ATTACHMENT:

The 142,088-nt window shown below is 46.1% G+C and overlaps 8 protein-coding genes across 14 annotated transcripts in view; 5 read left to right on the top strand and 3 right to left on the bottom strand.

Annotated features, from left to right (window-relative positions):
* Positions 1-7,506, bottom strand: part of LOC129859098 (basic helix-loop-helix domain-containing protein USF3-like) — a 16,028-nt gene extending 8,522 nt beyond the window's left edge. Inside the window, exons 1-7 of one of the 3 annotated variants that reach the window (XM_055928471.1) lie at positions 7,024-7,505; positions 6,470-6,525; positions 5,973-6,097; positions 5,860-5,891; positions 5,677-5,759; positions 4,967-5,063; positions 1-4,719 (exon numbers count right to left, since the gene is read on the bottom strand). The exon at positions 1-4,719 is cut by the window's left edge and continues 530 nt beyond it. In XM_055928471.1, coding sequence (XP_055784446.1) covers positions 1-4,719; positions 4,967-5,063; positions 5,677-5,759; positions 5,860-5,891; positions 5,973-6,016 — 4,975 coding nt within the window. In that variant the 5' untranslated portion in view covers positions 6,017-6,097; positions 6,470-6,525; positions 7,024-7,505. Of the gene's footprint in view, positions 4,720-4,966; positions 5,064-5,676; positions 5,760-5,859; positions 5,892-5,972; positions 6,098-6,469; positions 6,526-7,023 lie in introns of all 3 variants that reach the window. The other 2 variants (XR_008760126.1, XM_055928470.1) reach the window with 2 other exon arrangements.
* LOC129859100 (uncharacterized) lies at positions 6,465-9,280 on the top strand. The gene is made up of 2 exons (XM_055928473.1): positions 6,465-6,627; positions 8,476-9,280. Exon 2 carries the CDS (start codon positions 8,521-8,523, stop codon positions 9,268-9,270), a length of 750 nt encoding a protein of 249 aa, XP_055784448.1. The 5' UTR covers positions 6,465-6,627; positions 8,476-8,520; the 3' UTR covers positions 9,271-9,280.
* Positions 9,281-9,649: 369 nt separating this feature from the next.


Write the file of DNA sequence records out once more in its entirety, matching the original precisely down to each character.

The 142,088-nt window shown below is 46.1% G+C and overlaps 8 protein-coding genes across 14 annotated transcripts in view; 5 read left to right on the top strand and 3 right to left on the bottom strand.

Annotated features, from left to right (window-relative positions):
* Positions 1-7,506, bottom strand: part of LOC129859098 (basic helix-loop-helix domain-containing protein USF3-like) — a 16,028-nt gene extending 8,522 nt beyond the window's left edge. Inside the window, exons 1-7 of one of the 3 annotated variants that reach the window (XM_055928471.1) lie at positions 7,024-7,505; positions 6,470-6,525; positions 5,973-6,097; positions 5,860-5,891; positions 5,677-5,759; positions 4,967-5,063; positions 1-4,719 (exon numbers count right to left, since the gene is read on the bottom strand). The exon at positions 1-4,719 is cut by the window's left edge and continues 530 nt beyond it. In XM_055928471.1, coding sequence (XP_055784446.1) covers positions 1-4,719; positions 4,967-5,063; positions 5,677-5,759; positions 5,860-5,891; positions 5,973-6,016 — 4,975 coding nt within the window. In that variant the 5' untranslated portion in view covers positions 6,017-6,097; positions 6,470-6,525; positions 7,024-7,505. Of the gene's footprint in view, positions 4,720-4,966; positions 5,064-5,676; positions 5,760-5,859; positions 5,892-5,972; positions 6,098-6,469; positions 6,526-7,023 lie in introns of all 3 variants that reach the window. The other 2 variants (XR_008760126.1, XM_055928470.1) reach the window with 2 other exon arrangements.
* LOC129859100 (uncharacterized) lies at positions 6,465-9,280 on the top strand. The gene is made up of 2 exons (XM_055928473.1): positions 6,465-6,627; positions 8,476-9,280. Exon 2 carries the CDS (start codon positions 8,521-8,523, stop codon positions 9,268-9,270), a length of 750 nt encoding a protein of 249 aa, XP_055784448.1. The 5' UTR covers positions 6,465-6,627; positions 8,476-8,520; the 3' UTR covers positions 9,271-9,280.
* Positions 9,281-9,649: 369 nt separating this feature from the next.